# ================================================================== #

# header=3 to skip unnecesary file metadata included by State Street    
spy_components = pd.read_excel(project_dir +\
                             '_SPDR_holdings/holdings-spy.xls', header=3)
syms = spy_components.Identifier.dropna()
syms = syms.drop(syms.index[-1]).order()

pxx = get_minute_data()

This script takes roughly 40 minutes to run, longer if you try to get the full 3 months they provide, less if you need less data. 

Now let's test our output to make sure we got what we expected. 


The code ran correctly it appears, and the output is what we expected. One thing you may have noticed is that time stamps are not 'EST'. If you want to convert them use the following one liner. 

# convert timestamps to EST
pxx.major_axis = pxx.major_axis.tz_localize('utc').tz_convert('US/Eastern')

There is one last consideration that is easy to overlook if you're unfamiliar with some of the technical challenges of 'big data'. When you first run a script like this it is tempting to use the usual storage techniques that pandas provides such as 'pd.to_csv()' or 'pd.to_excel()'. However, consider the volume of data we just collected: 502 (items) x 5866 (major_axis) x 7 (minor_axis) = 20,613,124.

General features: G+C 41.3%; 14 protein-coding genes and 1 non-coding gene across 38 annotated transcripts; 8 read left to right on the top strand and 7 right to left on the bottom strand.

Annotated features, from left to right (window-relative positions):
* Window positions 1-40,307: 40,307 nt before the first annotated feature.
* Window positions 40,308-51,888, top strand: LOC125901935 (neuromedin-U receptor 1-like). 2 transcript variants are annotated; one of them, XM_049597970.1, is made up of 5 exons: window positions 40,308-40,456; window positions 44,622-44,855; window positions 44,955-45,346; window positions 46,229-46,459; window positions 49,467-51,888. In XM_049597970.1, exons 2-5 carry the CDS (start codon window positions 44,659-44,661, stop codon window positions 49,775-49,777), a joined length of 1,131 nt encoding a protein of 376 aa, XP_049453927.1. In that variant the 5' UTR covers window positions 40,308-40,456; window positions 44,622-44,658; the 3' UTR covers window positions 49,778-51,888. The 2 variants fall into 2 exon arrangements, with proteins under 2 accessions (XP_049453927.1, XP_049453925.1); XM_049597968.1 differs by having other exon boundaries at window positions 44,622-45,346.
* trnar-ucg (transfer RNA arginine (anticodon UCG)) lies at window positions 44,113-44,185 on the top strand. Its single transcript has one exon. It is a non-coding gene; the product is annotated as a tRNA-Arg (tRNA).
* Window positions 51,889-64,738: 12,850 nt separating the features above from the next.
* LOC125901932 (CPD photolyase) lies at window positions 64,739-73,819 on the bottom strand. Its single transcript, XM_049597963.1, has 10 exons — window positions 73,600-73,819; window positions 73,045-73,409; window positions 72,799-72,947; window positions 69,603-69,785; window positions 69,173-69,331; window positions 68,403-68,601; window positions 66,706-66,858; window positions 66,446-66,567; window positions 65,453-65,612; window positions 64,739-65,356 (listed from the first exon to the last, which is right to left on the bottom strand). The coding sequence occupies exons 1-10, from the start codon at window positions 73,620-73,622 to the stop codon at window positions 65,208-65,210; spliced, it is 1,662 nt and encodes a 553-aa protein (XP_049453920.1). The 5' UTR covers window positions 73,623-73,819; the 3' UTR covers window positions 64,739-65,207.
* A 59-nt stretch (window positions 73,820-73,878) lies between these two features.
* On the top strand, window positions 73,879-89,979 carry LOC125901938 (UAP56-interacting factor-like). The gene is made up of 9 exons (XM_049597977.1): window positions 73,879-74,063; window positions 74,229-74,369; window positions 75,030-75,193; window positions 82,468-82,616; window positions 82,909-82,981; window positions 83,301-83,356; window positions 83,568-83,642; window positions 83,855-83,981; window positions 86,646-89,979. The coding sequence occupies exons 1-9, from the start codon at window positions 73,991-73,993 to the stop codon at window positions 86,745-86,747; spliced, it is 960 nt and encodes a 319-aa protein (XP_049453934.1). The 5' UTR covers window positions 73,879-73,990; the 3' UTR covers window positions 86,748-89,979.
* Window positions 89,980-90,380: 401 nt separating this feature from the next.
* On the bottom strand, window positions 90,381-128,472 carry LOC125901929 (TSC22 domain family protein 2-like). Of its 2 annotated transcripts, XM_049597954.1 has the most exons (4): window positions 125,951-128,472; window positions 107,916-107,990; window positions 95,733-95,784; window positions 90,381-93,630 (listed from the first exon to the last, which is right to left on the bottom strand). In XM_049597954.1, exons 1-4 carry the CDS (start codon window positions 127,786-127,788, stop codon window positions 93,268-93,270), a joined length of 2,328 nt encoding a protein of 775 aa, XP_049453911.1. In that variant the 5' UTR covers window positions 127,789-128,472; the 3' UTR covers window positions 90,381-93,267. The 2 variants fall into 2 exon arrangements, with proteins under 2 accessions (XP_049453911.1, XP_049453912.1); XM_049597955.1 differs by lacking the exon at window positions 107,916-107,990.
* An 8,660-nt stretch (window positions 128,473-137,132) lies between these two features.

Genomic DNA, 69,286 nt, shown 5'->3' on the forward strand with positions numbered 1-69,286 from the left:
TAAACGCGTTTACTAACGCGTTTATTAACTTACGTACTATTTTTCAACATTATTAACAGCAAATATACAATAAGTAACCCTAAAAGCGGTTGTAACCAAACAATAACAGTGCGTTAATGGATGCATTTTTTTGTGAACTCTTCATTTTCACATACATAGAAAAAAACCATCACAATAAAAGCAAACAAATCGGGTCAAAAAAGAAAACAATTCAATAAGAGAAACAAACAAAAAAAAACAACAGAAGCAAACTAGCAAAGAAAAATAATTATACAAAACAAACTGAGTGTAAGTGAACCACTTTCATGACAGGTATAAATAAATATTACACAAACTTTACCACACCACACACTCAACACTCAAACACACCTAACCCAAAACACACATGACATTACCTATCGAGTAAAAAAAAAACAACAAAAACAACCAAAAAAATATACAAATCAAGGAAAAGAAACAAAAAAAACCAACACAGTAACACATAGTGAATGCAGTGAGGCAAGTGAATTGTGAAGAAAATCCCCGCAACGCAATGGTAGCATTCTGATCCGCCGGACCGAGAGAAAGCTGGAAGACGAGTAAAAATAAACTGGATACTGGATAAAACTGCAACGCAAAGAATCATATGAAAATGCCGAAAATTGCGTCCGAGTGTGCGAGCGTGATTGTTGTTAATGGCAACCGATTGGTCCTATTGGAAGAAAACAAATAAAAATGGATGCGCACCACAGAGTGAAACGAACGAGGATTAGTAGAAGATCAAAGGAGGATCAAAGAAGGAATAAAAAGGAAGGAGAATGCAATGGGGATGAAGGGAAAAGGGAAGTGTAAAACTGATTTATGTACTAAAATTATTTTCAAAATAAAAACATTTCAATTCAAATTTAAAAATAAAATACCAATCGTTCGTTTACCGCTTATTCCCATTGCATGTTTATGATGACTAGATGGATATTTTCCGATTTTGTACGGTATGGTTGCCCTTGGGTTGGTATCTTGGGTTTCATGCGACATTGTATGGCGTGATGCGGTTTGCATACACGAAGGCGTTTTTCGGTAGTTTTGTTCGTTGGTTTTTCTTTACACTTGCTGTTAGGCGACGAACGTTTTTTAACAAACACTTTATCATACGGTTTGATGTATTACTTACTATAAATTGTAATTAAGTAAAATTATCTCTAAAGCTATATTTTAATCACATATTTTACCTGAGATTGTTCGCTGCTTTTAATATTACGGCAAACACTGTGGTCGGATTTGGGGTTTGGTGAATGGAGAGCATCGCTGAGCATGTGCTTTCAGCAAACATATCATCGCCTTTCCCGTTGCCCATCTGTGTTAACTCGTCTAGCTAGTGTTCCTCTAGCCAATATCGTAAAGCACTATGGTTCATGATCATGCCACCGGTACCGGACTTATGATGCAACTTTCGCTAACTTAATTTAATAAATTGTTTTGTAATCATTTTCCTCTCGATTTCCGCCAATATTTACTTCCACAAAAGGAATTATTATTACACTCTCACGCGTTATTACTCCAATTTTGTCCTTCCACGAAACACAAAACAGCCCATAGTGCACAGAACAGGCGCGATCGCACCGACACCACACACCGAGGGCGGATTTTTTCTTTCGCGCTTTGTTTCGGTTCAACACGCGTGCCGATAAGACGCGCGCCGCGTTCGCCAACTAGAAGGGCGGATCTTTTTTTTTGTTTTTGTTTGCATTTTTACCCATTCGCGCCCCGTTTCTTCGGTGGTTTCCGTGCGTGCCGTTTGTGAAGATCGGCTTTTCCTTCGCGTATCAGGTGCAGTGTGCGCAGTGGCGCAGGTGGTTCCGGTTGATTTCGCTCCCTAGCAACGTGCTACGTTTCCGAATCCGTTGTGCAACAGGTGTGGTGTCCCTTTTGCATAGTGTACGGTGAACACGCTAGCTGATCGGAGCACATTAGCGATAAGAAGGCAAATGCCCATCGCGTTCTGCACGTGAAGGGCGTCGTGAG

Look at it again and consider this simple code collected over 20 million data points! I ran into trouble with Python/Excel I/O with only 3.5 million data points in the past. Meaning importing and exporting the data took minutes. That's a serious hangup for any type of exploratory research, especially if you plan on sharing and/or collaborating using this dataset. 

Pandas HDF5 file storage format to the rescue! Feel free to investigate the power, speed and scalability of HDF5 via the Pandas docs or any of the numerous quality blogs out there accessible by a google search. Needless to say, I/O was reduced from several minutes both ways to seconds. Here is the code I used to store the panel.  

    store = pd.HDFStore(price_path + 'Minute_Symbol_Data.h5')
    store['minute_prices'] = pxx
except Exception as e:

Here's a sample plot with the intraday data. 

The entire code is posted below using Gist.